Sun have to play on without Jasmine Thomas for foreseeable future
Mohegan — Jess Cohen started her new job Monday as the Connecticut Sun head athletic trainer, taking over for longtime fixture Jeremy Norman, who has moved.
All-Star point guard Jasmine Thomas injured her ankle on Norman’s last day on the job (Friday), and reserve post Lynetta Kizer has a bad back.
Welcome to the job, Jess.
“Good way for the new trainer to start, right,” Sun head coach Curt Miller quipped.
Connecticut has dealt with injuries months before this WNBA season began and will be without Thomas and Kizer indefinitely. It’s not what the Sun need as they inch closer to the playoffs.
Connecticut plays host to Sue Bird, Breanna Stewart and the Seattle Storm on Tuesday at Mohegan Sun Arena (7 p.m., Twitter).
“It’s the injury she’s dealt with most of her career,” Miller said. “It’s a good ankle injury, I mean she (injured) it good. She’s rehabbing. She’s excited that the swelling is down, so we’re optimistic to get her back quickly."
Thomas’ injury significantly impacts the Sun (15-9). She’s their leader, their second-leading scorer (14.7 ppg), and a player they can rely on in tough times.
Alex Bentley, who was the team’s leading scorer the past two seasons, returns to the starting lineup. She had started in 89 of 93 games the past three seasons.
“Obviously our depth is stretched,” Miller said, “but not many teams have the luxury to bring in a player that has been the leading scorer on the team, and now insert her back into the starting lineup like we have. We feel really confident.
“Foul trouble becomes more of an issue. Minutes get extended. So you worry about that.”
Bentley started the first seven games of this season before taking a leave of absence to play for Belarus at the FIBA EuroBasket Women's tournament.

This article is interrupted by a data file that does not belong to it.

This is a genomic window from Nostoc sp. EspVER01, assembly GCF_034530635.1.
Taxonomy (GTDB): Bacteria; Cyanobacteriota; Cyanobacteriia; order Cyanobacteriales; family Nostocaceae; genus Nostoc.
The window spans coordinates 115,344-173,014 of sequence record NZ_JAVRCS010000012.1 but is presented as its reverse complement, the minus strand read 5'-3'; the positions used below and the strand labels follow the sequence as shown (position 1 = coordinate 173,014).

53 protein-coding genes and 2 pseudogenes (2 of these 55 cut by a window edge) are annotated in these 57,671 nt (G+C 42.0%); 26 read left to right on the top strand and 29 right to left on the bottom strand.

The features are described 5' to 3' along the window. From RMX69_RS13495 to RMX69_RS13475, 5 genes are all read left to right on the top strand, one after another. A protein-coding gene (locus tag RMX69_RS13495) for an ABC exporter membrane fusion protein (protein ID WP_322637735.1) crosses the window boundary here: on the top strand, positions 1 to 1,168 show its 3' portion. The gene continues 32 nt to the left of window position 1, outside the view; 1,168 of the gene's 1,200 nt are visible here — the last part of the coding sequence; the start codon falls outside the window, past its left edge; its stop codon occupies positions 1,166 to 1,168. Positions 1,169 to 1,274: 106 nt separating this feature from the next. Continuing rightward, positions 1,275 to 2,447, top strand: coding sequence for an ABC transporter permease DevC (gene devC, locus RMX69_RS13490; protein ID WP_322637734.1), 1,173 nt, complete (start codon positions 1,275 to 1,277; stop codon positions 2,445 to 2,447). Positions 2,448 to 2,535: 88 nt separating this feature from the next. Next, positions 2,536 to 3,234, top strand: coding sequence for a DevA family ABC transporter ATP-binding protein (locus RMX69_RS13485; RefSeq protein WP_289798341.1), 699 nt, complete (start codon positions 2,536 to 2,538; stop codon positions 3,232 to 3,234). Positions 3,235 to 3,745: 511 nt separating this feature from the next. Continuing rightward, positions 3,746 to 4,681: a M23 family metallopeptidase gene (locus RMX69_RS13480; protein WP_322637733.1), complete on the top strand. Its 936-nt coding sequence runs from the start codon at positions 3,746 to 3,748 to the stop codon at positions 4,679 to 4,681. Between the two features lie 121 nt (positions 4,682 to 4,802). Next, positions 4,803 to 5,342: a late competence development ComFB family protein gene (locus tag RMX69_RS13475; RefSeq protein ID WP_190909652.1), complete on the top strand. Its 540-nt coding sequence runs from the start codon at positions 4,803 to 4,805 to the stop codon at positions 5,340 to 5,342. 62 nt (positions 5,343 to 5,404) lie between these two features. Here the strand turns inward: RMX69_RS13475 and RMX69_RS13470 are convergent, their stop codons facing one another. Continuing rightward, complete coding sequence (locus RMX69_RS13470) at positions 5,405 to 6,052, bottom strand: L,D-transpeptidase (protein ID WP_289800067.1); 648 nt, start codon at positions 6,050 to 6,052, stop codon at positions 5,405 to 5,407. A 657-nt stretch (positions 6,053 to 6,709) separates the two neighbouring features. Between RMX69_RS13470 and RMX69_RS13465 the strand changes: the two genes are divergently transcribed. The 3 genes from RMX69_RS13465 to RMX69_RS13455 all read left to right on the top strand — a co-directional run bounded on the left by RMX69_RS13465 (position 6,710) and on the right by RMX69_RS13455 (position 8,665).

The Sun took off with Courtney Williams playing at off-guard, so Bentley became a valuable reserve once she returned.
“After my trip to Belarus, my team got hot, started playing well and we're still playing well,” Bentley said.
“It’s definitely been a roller coaster ride, but it's basketball. It happens. … You have highs and lows, but, like I said, our team is doing great. We’ve had so much success this year, and we’re going to try and finish the season strong.”
Thomas injury also impacts Connecticut's defense as she is its best defensive guard (she was a 2016 WNBA All-Defensive Second Team). Bentley has been a good defender her entire career, however second-year guards Rachel Banham and Williams still have much to learn.
“The unintended consequence is that Rachel gets extended minutes,” Miller said. “She’s earned them. I’ve had a short lease with her. I haven’t had to play her extended minutes because Jas has been playing so well.”
Connecticut is in third place in the WNBA standings with 10 games left. The top eight teams qualifying for the playoffs, regardless of their conference. The top two seeds get a bye to the semifinals. The third and fourth seeds get a first-round bye. The first two rounds are one-game playoffs, followed by best-of-five in the semis and final.
The Storm (10-15) have been the WNBA’s most enigmatic team because they’ve struggled despite having three star players in Jewell Loyd, Bird and Stewart.
Stewart has scored 20-or-more points the last 12 games, tying Diana Taurasi's single-season record (2006). Stewart (20.6 ppg) and Loyd (17.4 ppg) are the league’s second and ninth-leading scorers, and the Storm rank near the top in shooting categories.
Seattle is a great example of how narrow the talent gap has been in the league this season. It’s averaged 82 points a game, sixth in the league. It’s given up 83 points per game, however.
Sunday provided more examples of this season’s competiveness. For starters, the league-leading Minnesota Lynx (20-3) lost to the staggering Indiana Fever, 84-82.
Minnesota is without Olympian point guard Lindsay Whalen indefinitely after she injured her hand in Thursday's game against the Atlanta Dream. The Lynx still have three other Olympians — Seimone Augustus, Sylvia Fowles and Maya Moore.
Indiana (9-17) had lost its last five games and 10 of its last 11.
The seventh-place Dallas Wings also beat the world champion Los Angeles Sparks on Sunday, 85-79. The Wings (13-14) are the only team to beat the Sparks (18-7) twice this season.
The Storm are tied with the Atlanta Dream for eighth in the overall standings. Just six games separate the Sun from the 10th-place Chicago Sky (10-16). Chicago and Indiana are also the only teams to beat Los Angeles and Minnesota.
“There’s a really fine line in this league,” Miller said. “There’s so little separation with under 10 games to go for most teams.”